You’ve seen them everywhere: adult psychics. They bend our local spoons and hide messages in our worst cookies. But how did they get here? Can anything stop them? Let’s answer your first question first: In 1988, Litany Burn wrote a book called Develop Your Child’s Psychic Abilities. It was so effective I have some bad news about your second question: my parents were one of her customers and I will crush your mind with the spidery legs of your own nightmares.
Litany Burn is a clairvoyant and healer who represents herself with this drawing on the Nyack section of goop.com. Incidentally, the phrase “Nyack section of goop” comes from the sound Gwyneth Paltrow’s vagina makes as it is lowered around a hand-dyed ostrich egg. In the intro, Litany claims to be “accredited to teach psychic awareness by the New York State public school system,” but I found no Google results for “accredited to teach psychic awareness” or “psychic awareness accreditation.” This can only mean after she became the first and only “Official New York Public School Psychic Teacher” she then erased all traces of it from our minds. The other possibility, that it’s a dumb fantasy told by an obvious grifter financially incentivized to lie, is simply too impossible to consider.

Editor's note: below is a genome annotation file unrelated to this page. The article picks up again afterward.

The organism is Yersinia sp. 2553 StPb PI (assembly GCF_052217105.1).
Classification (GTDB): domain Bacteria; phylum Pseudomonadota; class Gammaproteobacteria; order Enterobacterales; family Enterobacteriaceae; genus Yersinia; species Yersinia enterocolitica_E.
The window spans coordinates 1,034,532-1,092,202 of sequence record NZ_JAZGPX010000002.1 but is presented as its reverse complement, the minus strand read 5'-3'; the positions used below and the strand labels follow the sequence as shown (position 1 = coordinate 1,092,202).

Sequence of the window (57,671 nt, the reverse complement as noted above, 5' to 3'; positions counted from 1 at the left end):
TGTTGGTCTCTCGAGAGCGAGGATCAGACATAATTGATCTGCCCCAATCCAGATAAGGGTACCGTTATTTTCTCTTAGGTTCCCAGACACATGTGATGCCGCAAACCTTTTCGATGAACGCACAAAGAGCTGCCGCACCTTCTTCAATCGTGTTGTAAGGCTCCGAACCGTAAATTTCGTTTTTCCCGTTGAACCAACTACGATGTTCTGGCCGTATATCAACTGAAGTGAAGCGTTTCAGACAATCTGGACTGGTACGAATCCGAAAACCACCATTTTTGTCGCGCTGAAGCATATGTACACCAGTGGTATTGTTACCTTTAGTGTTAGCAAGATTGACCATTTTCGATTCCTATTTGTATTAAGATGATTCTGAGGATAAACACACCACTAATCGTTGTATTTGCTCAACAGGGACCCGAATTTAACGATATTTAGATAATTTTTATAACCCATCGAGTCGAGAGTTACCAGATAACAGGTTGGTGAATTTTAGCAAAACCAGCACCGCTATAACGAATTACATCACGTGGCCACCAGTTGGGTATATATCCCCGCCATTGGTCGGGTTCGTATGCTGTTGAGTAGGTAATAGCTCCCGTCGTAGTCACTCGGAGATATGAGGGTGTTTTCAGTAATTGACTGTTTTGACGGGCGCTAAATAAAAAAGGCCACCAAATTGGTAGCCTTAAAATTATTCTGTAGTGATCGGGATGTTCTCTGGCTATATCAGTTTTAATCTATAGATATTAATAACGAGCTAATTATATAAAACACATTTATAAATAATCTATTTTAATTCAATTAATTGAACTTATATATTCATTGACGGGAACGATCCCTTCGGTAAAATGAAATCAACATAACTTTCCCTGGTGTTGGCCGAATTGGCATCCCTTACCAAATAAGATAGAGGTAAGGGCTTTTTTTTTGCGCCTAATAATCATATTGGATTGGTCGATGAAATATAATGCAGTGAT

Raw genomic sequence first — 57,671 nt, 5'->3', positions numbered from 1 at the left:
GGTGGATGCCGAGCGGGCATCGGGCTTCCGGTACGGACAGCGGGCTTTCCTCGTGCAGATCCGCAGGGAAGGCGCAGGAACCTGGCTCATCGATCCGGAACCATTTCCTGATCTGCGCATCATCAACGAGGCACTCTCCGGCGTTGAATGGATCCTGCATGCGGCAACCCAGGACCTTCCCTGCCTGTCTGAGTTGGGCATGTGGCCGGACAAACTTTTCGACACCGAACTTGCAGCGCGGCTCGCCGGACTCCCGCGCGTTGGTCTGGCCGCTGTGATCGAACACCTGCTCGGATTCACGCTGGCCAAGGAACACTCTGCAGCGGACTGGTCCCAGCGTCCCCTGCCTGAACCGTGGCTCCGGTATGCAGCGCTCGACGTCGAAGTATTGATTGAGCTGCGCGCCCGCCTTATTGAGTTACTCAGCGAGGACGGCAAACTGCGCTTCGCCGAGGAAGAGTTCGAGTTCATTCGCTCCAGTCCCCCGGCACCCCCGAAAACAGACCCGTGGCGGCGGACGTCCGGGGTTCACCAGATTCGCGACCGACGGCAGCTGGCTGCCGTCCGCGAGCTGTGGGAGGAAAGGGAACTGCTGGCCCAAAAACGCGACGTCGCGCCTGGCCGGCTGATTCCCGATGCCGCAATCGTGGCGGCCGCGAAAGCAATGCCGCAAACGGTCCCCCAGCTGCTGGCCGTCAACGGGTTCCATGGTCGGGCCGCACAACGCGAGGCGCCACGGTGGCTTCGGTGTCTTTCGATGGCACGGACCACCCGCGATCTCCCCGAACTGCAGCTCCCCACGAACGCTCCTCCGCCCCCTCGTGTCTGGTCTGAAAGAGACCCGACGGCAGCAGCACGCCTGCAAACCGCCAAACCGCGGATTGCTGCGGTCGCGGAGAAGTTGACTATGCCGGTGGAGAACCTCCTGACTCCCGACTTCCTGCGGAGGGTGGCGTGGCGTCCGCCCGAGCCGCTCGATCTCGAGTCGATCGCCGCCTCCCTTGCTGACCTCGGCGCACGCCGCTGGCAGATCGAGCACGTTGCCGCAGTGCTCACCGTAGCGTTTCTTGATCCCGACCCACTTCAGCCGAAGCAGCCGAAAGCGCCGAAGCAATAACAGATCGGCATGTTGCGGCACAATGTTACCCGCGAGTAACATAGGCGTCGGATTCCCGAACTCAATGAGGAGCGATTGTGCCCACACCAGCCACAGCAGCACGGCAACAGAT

Before Develop Your Child’s Psychic Abilities, Litany wrote Develop Your Psychic Abilities, and then she wrote each book again. And then wrote the psychic child one a third time. She went five books without ever having a second idea and her first idea seems to be hoping someone will one day be born with powers and then claiming they owe her 15% of them as an agency fee. After thirty years as a psychic teacher in a world with no psychics, the only thing Litany has taught anyone is that hard work and perseverance are pointless if your head is up your own delusional ass. Which itself is just a knockoff of the lesson we already learned from Corey Feldman’s music career.
This is the only time the reader hears about the amazing Kaarlo and this is his story told in its entirety. About a third of the book is little anecdotes like this– definitely made up yet still dull and inconclusive. Litany has a con-artist’s instincts to keep her tales of the fantastic believable. She doesn’t invent a boy named Kaarlo who can fly. All Kaarlo can do is guess who is on the phone and imply it’s supernatural. This makes the reader feel like their good guesses might have been psychic powers this whole time. There’s also a theme of oppression in all of Litany’s stories, as if Kaarlo would still have magical caller ID abilities today if his family wasn’t a bunch of unsupportive dicks. She complains about things like how schools don’t nurture psychic abilities like they do academic or athletic talent. The overall message of the book is how you would have been able to read minds if you had grown up around people who let you try. It’s like saying you would be a centaur right now if your stupid parents got you the horse and sewing machine you asked for.